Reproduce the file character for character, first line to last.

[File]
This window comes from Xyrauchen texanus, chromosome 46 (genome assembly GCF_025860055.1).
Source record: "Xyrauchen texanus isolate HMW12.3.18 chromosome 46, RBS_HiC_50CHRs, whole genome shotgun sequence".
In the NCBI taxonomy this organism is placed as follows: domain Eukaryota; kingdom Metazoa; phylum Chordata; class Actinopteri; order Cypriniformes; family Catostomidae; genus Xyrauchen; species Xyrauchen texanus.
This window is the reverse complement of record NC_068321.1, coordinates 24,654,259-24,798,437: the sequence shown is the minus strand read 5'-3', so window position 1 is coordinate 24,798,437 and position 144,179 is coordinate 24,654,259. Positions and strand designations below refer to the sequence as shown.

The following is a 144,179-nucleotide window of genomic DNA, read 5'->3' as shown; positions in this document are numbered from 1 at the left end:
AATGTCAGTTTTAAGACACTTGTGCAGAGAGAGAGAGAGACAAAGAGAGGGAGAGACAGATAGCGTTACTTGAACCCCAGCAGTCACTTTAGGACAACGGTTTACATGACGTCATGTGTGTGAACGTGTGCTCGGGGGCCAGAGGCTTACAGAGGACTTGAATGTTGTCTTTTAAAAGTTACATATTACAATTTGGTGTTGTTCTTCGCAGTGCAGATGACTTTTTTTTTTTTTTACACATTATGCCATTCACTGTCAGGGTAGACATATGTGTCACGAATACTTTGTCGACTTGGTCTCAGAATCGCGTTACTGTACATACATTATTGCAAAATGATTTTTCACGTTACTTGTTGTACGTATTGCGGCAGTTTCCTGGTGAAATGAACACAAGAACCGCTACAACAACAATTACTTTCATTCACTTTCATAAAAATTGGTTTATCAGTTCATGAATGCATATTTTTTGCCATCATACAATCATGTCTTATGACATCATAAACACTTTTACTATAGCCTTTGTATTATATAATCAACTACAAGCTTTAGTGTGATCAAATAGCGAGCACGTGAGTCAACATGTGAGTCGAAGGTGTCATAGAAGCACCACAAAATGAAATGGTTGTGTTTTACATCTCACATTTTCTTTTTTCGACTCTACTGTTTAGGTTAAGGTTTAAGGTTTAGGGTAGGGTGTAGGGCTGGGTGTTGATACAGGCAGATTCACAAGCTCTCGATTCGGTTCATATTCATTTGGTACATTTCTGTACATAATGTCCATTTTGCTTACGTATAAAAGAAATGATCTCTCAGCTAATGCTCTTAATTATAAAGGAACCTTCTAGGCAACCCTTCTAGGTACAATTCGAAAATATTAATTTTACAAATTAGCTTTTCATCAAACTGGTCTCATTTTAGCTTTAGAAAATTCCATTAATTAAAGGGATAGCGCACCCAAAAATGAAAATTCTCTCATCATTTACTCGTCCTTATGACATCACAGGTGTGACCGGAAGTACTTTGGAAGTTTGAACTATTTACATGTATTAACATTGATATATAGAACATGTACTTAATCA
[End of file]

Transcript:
This window comes from Xyrauchen texanus, chromosome 46 (genome assembly GCF_025860055.1).
Source record: "Xyrauchen texanus isolate HMW12.3.18 chromosome 46, RBS_HiC_50CHRs, whole genome shotgun sequence".
In the NCBI taxonomy this organism is placed as follows: domain Eukaryota; kingdom Metazoa; phylum Chordata; class Actinopteri; order Cypriniformes; family Catostomidae; genus Xyrauchen; species Xyrauchen texanus.
This window is the reverse complement of record NC_068321.1, coordinates 24,654,259-24,798,437: the sequence shown is the minus strand read 5'-3', so window position 1 is coordinate 24,798,437 and position 144,179 is coordinate 24,654,259. Positions and strand designations below refer to the sequence as shown.

The following is a 144,179-nucleotide window of genomic DNA, read 5'->3' as shown; positions in this document are numbered from 1 at the left end:
AATGTCAGTTTTAAGACACTTGTGCAGAGAGAGAGAGAGACAAAGAGAGGGAGAGACAGATAGCGTTACTTGAACCCCAGCAGTCACTTTAGGACAACGGTTTACATGACGTCATGTGTGTGAACGTGTGCTCGGGGGCCAGAGGCTTACAGAGGACTTGAATGTTGTCTTTTAAAAGTTACATATTACAATTTGGTGTTGTTCTTCGCAGTGCAGATGACTTTTTTTTTTTTTTACACATTATGCCATTCACTGTCAGGGTAGACATATGTGTCACGAATACTTTGTCGACTTGGTCTCAGAATCGCGTTACTGTACATACATTATTGCAAAATGATTTTTCACGTTACTTGTTGTACGTATTGCGGCAGTTTCCTGGTGAAATGAACACAAGAACCGCTACAACAACAATTACTTTCATTCACTTTCATAAAAATTGGTTTATCAGTTCATGAATGCATATTTTTTGCCATCATACAATCATGTCTTATGACATCATAAACACTTTTACTATAGCCTTTGTATTATATAATCAACTACAAGCTTTAGTGTGATCAAATAGCGAGCACGTGAGTCAACATGTGAGTCGAAGGTGTCATAGAAGCACCACAAAATGAAATGGTTGTGTTTTACATCTCACATTTTCTTTTTTCGACTCTACTGTTTAGGTTAAGGTTTAAGGTTTAGGGTAGGGTGTAGGGCTGGGTGTTGATACAGGCAGATTCACAAGCTCTCGATTCGGTTCATATTCATTTGGTACATTTCTGTACATAATGTCCATTTTGCTTACGTATAAAAGAAATGATCTCTCAGCTAATGCTCTTAATTATAAAGGAACCTTCTAGGCAACCCTTCTAGGTACAATTCGAAAATATTAATTTTACAAATTAGCTTTTCATCAAACTGGTCTCATTTTAGCTTTAGAAAATTCCATTAATTAAAGGGATAGCGCACCCAAAAATGAAAATTCTCTCATCATTTACTCGTCCTTATGACATCACAGGTGTGACCGGAAGTACTTTGGAAGTTTGAACTATTTACATGTATTAACATTGATATATAGAACATGTACTTAATCA